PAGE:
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How mindfulness ‘rewires the brain’

New York Teacher
A group of students exercising with their teacher
Erica Berger

Danielle Mahoney, the literacy coach and Teacher Center site director at PS 212 in Jackson Heights, Queens, helps her 4th-graders “wake up their bodies” during their period of mindfulness practice.

A student drawing of a body under stress
Erica Berger

Mahoney’s students discuss how the parts of their bodies react to stressful situations and how mindfulness can help them cope.

If you've ever been in a visible state of distress, chances are good someone has told you to take a deep breath. Why? Because breathing deeply activates a set of neurons in the brain that relaxes your body.

Without knowing it, you were drawing on the practice of mindfulness. Mindfulness asks us to be more aware of ourselves — such as our breathing patterns — and to use that awareness to regulate our emotions.

In the past few years, mindfulness exercises like meditation and breathing techniques have become popular at many schools. But mindfulness is more than a few minutes spent breathing deeply with your eyes closed. Educators who practice mindfulness with their students emphasize that their goal is to teach students how their brains and bodies work together — and give them the tools to cope with challenging situations by practicing techniques attuned to that brain-body connection.

"If you're a human being with a brain and a nervous system, mindfulness can help you understand how they work," says Danielle Mahoney, the literacy coach and the UFT Teacher Center site director at PS 212 in Jackson Heights, Queens. "The nature of a mindfulness practice is being able to deal with the things life throws at you by helping you be aware of what's happening in your body and giving you space for what happens next."

All of us experience biological responses to stress in our bodies — stomach and head pain, dry mouths, sweaty palms. Mindfulness can help students become aware of how their bodies feel when they're calm and how their bodies respond when they're stressed so they can develop appropriate coping mechanisms.

Students practicing mindfulness on yoga mats
Erica Berger

In Brian Simmons’ mindful fitness class at Food and Finance HS in Hell’s Kitchen, students use mindfulness as “brain training” to deal with stress.

"That's your nervous system trying to protect you," Mahoney says. "When we see a student feeling big feelings, telling them to calm down or not cry doesn't work. If they have a mindfulness practice in place, they can notice that feeling in their body and do something that's thoughtful, instead of a knee-jerk response."

Mahoney likens practicing mindfulness with young students to teaching them how to swim in shallow water before venturing into the depths. Just like novice swimmers, children need regular practice with strategies for confronting difficult feelings so they can draw on them in a true crisis.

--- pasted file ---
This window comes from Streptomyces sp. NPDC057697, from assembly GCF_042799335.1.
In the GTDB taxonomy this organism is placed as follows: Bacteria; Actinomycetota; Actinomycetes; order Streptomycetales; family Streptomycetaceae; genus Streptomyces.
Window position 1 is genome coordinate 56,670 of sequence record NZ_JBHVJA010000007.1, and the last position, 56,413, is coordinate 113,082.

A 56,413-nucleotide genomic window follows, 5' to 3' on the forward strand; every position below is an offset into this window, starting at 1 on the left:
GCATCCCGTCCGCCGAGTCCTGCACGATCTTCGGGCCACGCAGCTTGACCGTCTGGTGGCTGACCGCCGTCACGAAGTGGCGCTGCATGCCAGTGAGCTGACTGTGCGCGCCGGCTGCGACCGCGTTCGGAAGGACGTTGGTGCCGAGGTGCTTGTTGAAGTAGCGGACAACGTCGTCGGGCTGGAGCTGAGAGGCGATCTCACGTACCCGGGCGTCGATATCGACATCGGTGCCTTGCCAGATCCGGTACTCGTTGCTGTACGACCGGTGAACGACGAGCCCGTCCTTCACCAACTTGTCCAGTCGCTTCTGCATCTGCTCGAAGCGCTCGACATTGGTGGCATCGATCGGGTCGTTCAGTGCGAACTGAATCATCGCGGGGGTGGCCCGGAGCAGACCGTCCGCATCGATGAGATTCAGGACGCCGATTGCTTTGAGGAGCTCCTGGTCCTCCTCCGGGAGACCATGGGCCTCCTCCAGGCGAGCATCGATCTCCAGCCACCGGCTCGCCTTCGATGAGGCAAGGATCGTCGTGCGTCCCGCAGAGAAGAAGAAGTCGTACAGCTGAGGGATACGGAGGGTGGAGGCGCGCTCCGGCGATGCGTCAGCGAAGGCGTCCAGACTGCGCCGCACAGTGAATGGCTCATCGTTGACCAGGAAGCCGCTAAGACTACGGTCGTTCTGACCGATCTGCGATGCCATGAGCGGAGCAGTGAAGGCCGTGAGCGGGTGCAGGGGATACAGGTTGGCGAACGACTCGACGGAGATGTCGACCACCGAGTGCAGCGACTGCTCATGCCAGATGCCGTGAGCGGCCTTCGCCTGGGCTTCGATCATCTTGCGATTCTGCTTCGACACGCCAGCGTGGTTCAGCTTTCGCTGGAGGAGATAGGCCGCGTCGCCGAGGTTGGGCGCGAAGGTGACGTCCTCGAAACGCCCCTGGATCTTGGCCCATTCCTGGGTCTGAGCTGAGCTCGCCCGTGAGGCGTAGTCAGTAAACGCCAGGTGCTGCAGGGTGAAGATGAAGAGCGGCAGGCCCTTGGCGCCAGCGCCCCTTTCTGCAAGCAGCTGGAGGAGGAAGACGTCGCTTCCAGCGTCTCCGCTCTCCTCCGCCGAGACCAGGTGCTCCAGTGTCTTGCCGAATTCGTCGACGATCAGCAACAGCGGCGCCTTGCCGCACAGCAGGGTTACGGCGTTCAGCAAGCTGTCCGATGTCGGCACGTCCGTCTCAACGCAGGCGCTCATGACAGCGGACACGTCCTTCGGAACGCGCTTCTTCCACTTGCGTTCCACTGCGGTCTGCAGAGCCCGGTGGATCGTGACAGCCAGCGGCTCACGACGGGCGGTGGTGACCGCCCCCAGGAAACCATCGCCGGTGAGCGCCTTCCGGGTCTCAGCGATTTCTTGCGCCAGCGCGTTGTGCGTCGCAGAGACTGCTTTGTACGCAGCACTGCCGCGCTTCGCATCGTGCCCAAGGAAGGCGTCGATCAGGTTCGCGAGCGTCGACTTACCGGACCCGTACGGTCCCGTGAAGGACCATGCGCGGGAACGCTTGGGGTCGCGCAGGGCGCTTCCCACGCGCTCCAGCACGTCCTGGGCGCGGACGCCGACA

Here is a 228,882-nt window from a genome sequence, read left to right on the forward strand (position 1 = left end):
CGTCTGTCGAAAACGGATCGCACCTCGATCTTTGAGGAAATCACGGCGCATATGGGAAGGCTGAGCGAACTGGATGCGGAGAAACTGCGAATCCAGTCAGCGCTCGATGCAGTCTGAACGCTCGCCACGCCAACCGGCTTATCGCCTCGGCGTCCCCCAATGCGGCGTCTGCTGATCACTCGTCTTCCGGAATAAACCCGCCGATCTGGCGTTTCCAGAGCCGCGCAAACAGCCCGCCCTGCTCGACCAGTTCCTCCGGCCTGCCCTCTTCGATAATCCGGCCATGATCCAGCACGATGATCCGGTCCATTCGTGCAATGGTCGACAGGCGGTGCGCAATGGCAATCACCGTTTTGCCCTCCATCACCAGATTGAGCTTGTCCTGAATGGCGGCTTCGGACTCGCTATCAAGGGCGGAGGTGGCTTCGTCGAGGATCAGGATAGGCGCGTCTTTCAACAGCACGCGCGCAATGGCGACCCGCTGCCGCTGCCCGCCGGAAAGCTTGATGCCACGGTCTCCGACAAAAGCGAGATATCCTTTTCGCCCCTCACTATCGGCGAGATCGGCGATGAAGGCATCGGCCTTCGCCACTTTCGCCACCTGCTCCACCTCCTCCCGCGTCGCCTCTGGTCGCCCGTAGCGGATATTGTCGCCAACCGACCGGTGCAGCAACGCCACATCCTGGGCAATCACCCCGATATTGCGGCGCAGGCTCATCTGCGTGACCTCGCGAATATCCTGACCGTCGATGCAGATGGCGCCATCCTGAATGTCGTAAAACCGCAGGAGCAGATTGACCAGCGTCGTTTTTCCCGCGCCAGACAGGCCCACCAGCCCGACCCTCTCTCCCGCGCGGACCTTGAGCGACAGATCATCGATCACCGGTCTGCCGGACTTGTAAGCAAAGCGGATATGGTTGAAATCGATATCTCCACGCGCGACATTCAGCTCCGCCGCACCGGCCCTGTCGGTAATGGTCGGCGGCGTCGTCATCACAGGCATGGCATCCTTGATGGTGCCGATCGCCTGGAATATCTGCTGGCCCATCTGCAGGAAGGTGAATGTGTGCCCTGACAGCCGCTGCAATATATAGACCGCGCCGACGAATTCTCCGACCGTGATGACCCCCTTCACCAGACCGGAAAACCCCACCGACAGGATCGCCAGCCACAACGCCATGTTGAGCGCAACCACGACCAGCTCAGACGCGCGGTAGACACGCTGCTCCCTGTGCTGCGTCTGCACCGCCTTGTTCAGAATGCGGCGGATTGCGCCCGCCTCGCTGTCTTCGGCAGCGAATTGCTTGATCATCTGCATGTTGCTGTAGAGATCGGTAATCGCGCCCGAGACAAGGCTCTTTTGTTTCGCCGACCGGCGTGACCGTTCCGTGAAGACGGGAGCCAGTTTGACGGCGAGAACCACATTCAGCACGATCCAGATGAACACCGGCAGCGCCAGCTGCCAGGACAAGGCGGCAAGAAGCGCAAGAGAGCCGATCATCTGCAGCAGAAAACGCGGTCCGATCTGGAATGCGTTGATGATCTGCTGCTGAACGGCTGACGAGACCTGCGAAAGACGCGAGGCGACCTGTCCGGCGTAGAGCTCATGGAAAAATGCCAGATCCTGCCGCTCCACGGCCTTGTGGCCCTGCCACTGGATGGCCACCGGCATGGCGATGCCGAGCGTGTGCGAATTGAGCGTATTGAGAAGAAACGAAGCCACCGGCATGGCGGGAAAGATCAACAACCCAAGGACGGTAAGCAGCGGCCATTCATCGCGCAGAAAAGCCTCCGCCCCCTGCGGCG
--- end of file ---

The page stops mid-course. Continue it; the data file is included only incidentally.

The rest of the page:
In a recent session with 4th-graders, for instance, Mahoney and her students discussed the function of different parts of the brain in times of stress.

"The amygdala alarms you," said one student.

Then, Mahoney modeled a new practice for students, guiding them to notice where their thoughts drifted and determine whether they were thinking about the past, present or future.

"When we take the time to tune into what our brain is doing and notice where our thoughts go, it helps us focus and gently bring our attention back to the present moment," she told them.

For Brian Simmons, an English teacher and the dean at Food and Finance HS in Hell's Kitchen in Manhattan, practicing mindfulness with students can do more than help them cope with stress. It can transform the very essence of how they see themselves.

"It's a scaffolded journey that takes teenagers who may not be so aware of themselves or feel a sense of control over themselves and provides them with the tools and knowledge to become a more focused, happier person," he says.

At Food and Finance, nearly all of the school's 375 students will take Simmons' "mindful fitness" class before they graduate. Simmons says his unique curriculum is designed to help students practice what science preaches.

"Everything we do here has a root in science," Simmons tells a group of teenagers who are lying on their backs on yoga mats. They watch a video on "the science of kindness," which explains that our bodies release positive hormones — seratonin, endorphins and oxytocin — when we perform acts of kindness. Then the students practice a "kindness meditation" by visualizing benevolent thoughts about a loved one.

"We've learned about neuroplasticity, about how our brain changes," Simmons reminds them. "Mindfulness rewires the brain."

Simmons says Food and Finance has seen a dramatic decrease in student suspensions since the school adopted mindfulness alongside restorative justice practices as part of its culture.

"At our school, we emphasize career readiness, and I can't think of any skills more suited to success than self-discipline, self-awareness, kindness, compassion and focus," Simmons says. "Mindfulness bakes these skills into our students to give them more resilience and presence."

Related Topics: Learning Curve, Pedagogy